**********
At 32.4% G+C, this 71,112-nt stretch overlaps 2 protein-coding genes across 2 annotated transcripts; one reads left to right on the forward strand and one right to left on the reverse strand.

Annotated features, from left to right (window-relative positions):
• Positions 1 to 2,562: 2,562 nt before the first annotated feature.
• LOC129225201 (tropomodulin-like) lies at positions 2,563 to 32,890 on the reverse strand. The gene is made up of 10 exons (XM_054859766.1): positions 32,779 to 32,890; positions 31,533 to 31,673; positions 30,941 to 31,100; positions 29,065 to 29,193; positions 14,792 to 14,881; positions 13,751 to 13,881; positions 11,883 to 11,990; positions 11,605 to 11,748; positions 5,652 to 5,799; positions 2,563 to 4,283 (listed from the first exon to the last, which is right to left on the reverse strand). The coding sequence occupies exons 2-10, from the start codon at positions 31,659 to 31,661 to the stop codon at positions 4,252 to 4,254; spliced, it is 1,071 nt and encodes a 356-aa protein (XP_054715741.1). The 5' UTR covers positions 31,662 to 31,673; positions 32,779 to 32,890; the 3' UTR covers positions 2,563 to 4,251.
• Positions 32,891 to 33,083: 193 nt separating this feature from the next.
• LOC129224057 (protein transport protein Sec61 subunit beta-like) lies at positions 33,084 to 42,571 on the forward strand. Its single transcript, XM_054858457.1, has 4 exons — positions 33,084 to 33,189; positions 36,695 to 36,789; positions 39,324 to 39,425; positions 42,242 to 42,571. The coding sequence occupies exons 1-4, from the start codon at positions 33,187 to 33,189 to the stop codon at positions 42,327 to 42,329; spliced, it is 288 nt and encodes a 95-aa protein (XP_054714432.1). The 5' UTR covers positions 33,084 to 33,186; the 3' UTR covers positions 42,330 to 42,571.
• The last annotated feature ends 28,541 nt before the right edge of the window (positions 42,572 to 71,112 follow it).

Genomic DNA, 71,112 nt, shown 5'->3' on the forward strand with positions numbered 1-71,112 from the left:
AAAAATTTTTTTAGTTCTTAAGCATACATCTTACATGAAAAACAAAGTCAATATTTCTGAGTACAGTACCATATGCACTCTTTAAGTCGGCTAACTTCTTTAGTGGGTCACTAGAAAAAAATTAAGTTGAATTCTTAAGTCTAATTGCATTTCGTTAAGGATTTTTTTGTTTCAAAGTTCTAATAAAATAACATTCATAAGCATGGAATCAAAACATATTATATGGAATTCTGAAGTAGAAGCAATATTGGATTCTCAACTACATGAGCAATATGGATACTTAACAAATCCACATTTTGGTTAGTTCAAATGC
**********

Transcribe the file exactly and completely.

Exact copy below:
At 32.4% G+C, this 71,112-nt stretch overlaps 2 protein-coding genes across 2 annotated transcripts; one reads left to right on the forward strand and one right to left on the reverse strand.

Annotated features, from left to right (window-relative positions):
• Positions 1 to 2,562: 2,562 nt before the first annotated feature.
• LOC129225201 (tropomodulin-like) lies at positions 2,563 to 32,890 on the reverse strand. The gene is made up of 10 exons (XM_054859766.1): positions 32,779 to 32,890; positions 31,533 to 31,673; positions 30,941 to 31,100; positions 29,065 to 29,193; positions 14,792 to 14,881; positions 13,751 to 13,881; positions 11,883 to 11,990; positions 11,605 to 11,748; positions 5,652 to 5,799; positions 2,563 to 4,283 (listed from the first exon to the last, which is right to left on the reverse strand). The coding sequence occupies exons 2-10, from the start codon at positions 31,659 to 31,661 to the stop codon at positions 4,252 to 4,254; spliced, it is 1,071 nt and encodes a 356-aa protein (XP_054715741.1). The 5' UTR covers positions 31,662 to 31,673; positions 32,779 to 32,890; the 3' UTR covers positions 2,563 to 4,251.
• Positions 32,891 to 33,083: 193 nt separating this feature from the next.
• LOC129224057 (protein transport protein Sec61 subunit beta-like) lies at positions 33,084 to 42,571 on the forward strand. Its single transcript, XM_054858457.1, has 4 exons — positions 33,084 to 33,189; positions 36,695 to 36,789; positions 39,324 to 39,425; positions 42,242 to 42,571. The coding sequence occupies exons 1-4, from the start codon at positions 33,187 to 33,189 to the stop codon at positions 42,327 to 42,329; spliced, it is 288 nt and encodes a 95-aa protein (XP_054714432.1). The 5' UTR covers positions 33,084 to 33,186; the 3' UTR covers positions 42,330 to 42,571.
• The last annotated feature ends 28,541 nt before the right edge of the window (positions 42,572 to 71,112 follow it).

Genomic DNA, 71,112 nt, shown 5'->3' on the forward strand with positions numbered 1-71,112 from the left:
AAAAATTTTTTTAGTTCTTAAGCATACATCTTACATGAAAAACAAAGTCAATATTTCTGAGTACAGTACCATATGCACTCTTTAAGTCGGCTAACTTCTTTAGTGGGTCACTAGAAAAAAATTAAGTTGAATTCTTAAGTCTAATTGCATTTCGTTAAGGATTTTTTTGTTTCAAAGTTCTAATAAAATAACATTCATAAGCATGGAATCAAAACATATTATATGGAATTCTGAAGTAGAAGCAATATTGGATTCTCAACTACATGAGCAATATGGATACTTAACAAATCCACATTTTGGTTAGTTCAAATGC